Thursday, May 23, 2013
Air mobility options for the defence of the LAC in Ladakh
I am of the opinion that air mobility is critical to securing DBO.
DBO like Fukche or Nyoma is an advance landing ground. The runway is a dirt track, you can't land anything there besides a propeller plane or helicopter. Even the fixed wing plane needs good ground clearance to avoid FOD issues. So far only the An32 has made a landing there. I don't know if the C-130s that India bought can actually land there. There is no capacity for storing or servicing the craft. There is very little local weather prediction. If an aircraft sets down and something happens, the pilots simply have to wait for help to arrive from THOISE or Leh.
The time to fly from Chandigarh to DBO is about 50 minutes by An-32 - weather permitting. The average An-32 can carry up to 13 tonnes of cargo. Per ACM P. C. Lal's account, at the height of the hostilities in the area, An-32s and Fairchild Packet a/c were extensively used to move supplies to the area. There were as many as 15 flights would land in the area per day. It is unlikely that the IAF will achieve this in the present day unless there is some very serious SEAD activity to secure access. In 1962, the Chinese were able to infiltrate into the Chip-Chap valley and Indian forces had to retreat to DBO. The IAF had airlifted five AMX-13 tanks to the area and these tanks played a crucial role in stemming the tide of Chinese attacks.
A major complication with air-mobility in the region is that there is a weight penalty when taking off at high altitude or when flying over a mountainous feature. This issue somewhat more critical for rotary wing aircraft than it is for fixed wing a/c but it is problem that can't be ignored.
For helicopters going to DBO, the safest route (in terms of likelihood of interdiction by the enemy radar/manpads) is to go up to Sasoma from THOISE/Leh and then go up to Saser La and come back down to Saser Brangsa, cross the Shyok and then go along the Chip-Chap. This is not a safe route from a weather perspective. There is a weather risk and there is a weight penalty (as Rohit pointed out earlier) when crossing the Saser La. Given what the Siachen Tigers have done before this is not very difficult but it is not easy.As Col. Ajai Shukla has described elsewhere an Mi-17 sortie over the Saser La is pretty painful.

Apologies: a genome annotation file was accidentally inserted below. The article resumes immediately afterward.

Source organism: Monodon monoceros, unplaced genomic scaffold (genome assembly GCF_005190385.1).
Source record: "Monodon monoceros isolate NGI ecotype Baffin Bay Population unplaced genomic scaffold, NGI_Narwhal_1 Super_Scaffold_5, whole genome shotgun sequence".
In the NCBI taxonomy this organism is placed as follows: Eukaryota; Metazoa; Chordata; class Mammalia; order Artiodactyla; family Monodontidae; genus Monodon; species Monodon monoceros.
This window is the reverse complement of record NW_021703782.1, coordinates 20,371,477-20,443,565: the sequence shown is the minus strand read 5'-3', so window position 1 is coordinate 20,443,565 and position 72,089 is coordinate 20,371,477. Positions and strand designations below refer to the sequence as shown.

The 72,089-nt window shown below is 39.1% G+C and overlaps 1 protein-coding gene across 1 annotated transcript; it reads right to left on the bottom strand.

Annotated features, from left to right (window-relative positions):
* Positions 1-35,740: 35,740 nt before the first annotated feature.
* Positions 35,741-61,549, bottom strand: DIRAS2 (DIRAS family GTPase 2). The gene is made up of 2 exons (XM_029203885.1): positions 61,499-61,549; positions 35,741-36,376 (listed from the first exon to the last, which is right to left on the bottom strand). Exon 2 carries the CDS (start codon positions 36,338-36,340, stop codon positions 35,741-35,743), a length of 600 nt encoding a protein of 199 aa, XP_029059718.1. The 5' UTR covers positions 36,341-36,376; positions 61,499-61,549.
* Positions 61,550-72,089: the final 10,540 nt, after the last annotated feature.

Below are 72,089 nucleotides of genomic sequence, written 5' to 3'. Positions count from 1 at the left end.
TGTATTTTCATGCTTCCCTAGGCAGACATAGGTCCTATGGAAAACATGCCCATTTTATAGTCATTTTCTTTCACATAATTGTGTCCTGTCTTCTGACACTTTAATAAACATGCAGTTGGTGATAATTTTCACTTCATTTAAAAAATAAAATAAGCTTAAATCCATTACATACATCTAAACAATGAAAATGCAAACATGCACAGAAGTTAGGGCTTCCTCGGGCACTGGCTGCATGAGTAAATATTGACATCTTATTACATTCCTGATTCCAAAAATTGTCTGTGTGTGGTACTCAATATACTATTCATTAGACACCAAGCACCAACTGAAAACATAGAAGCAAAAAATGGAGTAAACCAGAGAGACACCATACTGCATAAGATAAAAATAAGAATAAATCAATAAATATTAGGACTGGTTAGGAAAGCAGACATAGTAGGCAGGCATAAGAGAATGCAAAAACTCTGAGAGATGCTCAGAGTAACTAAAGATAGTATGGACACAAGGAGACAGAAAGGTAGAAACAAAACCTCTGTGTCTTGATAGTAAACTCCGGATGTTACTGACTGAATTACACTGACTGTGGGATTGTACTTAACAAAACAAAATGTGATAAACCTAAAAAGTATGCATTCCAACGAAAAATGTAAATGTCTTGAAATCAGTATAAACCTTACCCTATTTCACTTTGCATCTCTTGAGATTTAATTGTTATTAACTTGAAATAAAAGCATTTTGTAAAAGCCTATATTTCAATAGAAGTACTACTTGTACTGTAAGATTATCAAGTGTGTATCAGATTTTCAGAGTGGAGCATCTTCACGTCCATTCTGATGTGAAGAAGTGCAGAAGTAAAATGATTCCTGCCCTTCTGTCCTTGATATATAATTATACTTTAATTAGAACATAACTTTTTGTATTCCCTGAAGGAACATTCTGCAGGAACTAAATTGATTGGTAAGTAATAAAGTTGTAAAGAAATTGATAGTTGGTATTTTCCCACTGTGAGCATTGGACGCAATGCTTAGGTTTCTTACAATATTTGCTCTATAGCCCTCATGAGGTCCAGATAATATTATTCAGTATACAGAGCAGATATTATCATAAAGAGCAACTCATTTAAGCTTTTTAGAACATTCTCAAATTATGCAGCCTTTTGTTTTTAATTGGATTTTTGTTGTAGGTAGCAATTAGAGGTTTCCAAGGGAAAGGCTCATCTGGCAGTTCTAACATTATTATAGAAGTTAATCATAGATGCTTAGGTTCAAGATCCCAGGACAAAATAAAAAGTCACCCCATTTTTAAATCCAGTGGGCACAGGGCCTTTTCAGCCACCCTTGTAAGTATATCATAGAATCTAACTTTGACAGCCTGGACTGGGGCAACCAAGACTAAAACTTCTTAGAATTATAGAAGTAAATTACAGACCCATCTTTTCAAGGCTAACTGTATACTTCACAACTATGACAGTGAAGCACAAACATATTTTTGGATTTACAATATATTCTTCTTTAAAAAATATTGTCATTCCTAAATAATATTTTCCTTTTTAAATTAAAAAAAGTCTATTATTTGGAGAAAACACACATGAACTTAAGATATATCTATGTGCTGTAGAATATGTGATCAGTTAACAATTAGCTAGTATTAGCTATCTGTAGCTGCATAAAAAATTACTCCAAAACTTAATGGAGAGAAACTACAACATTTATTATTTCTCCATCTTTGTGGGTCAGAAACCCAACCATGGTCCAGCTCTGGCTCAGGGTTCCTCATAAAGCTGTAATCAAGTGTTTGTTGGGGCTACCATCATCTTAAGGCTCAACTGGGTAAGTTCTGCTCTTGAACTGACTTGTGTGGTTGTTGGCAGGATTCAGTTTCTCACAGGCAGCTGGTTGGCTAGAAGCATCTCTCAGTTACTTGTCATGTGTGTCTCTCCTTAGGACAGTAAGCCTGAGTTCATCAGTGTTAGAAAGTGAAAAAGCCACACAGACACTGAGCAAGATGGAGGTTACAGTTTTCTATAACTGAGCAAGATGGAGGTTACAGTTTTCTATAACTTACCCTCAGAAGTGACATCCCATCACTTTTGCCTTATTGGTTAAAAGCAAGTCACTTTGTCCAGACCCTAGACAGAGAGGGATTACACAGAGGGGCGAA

For fixed wind a/c, there is no safe route as interdiction by enemy goes, regardless of how one gets to DBO- the a/c has to fly in view of Chinese formations in the Depsang plain and/or any Chinese radar (ex. Su-27k) that may be on at the time when it lands. That flight will be seen and it will be exposed to the risk of an enemy attack. There are some countermeasures one can think of but I suspect the concentration required to land safely at DBO is quite high and the distraction dodging a missile at the same time will so high that the a/c will surely crash. I would hate to be the CO that has to ask his men to fly such a mission.
If one thinks of a "big push", I see an air train comprised of Mi-17s and An32s going to DBO in one or two major flights. I envision a flight of 4 Su-30MKI's flying top cover and AEW/C Embrarer keeping an eye out for trouble - but that is a very costly and serious amount of effort. I don't know if New Delhi is of the mindset to approve such an expense. Plus whatever goes there by way of equipment is not coming back - so like the Bofors that were moved to Dzingrulma or Teram Shehr base - it is a one way trip for the equipment.
Absent the "big push" outlined above I feel the best options for "little push" actions is to use helicopters only. Travelling over the Saser La and down the Upper-Shyok-Chip-Chap alignment they can position supplies at reserve positions in the Chip Chap valley in relative safety as weather permits. May be one can get a few of those new lightweight American howitzers up there without the Chinese getting wind of it.
India's knowledge of helicopter operations in the Siachen uniquely positions India to action on such a strategy. Some way will have to be found to make sure that this new effort does not reduce the effectiveness of resupply operations on the glacier itself.
This should allow India to stage a sizable response force in the Chip Chap valley itself. A small contingent of troops could be positioned astride DBO and the ITBP could occupy defensive positions to the south of the base. These forces would essentially at as tripwire forces and intimate the main response force of Chinese intentions. The response force will have many options in terms of potential actions.
In this fashion a conventional deterrent can be created against push-and-shove tactics or just plain old infiltration by the PLA in the DBO area.
I welcome your thoughts.